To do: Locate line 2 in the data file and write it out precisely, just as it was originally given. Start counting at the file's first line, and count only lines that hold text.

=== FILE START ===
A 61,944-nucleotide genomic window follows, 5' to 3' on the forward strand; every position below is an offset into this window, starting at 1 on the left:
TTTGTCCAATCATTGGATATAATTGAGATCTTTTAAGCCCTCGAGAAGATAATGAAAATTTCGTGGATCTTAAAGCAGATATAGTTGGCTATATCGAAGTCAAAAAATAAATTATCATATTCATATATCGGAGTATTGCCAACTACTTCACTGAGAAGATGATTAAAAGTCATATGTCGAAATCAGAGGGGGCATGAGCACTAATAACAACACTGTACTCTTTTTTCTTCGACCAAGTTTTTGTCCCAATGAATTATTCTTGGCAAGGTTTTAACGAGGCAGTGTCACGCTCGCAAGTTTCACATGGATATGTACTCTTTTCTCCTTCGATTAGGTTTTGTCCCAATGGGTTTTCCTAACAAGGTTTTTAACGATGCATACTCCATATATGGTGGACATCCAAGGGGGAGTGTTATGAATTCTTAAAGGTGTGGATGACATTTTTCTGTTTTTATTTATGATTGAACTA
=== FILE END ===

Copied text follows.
TTTGTCCAATCATTGGATATAATTGAGATCTTTTAAGCCCTCGAGAAGATAATGAAAATTTCGTGGATCTTAAAGCAGATATAGTTGGCTATATCGAAGTCAAAAAATAAATTATCATATTCATATATCGGAGTATTGCCAACTACTTCACTGAGAAGATGATTAAAAGTCATATGTCGAAATCAGAGGGGGCATGAGCACTAATAACAACACTGTACTCTTTTTTCTTCGACCAAGTTTTTGTCCCAATGAATTATTCTTGGCAAGGTTTTAACGAGGCAGTGTCACGCTCGCAAGTTTCACATGGATATGTACTCTTTTCTCCTTCGATTAGGTTTTGTCCCAATGGGTTTTCCTAACAAGGTTTTTAACGATGCATACTCCATATATGGTGGACATCCAAGGGGGAGTGTTATGAATTCTTAAAGGTGTGGATGACATTTTTCTGTTTTTATTTATGATTGAACTA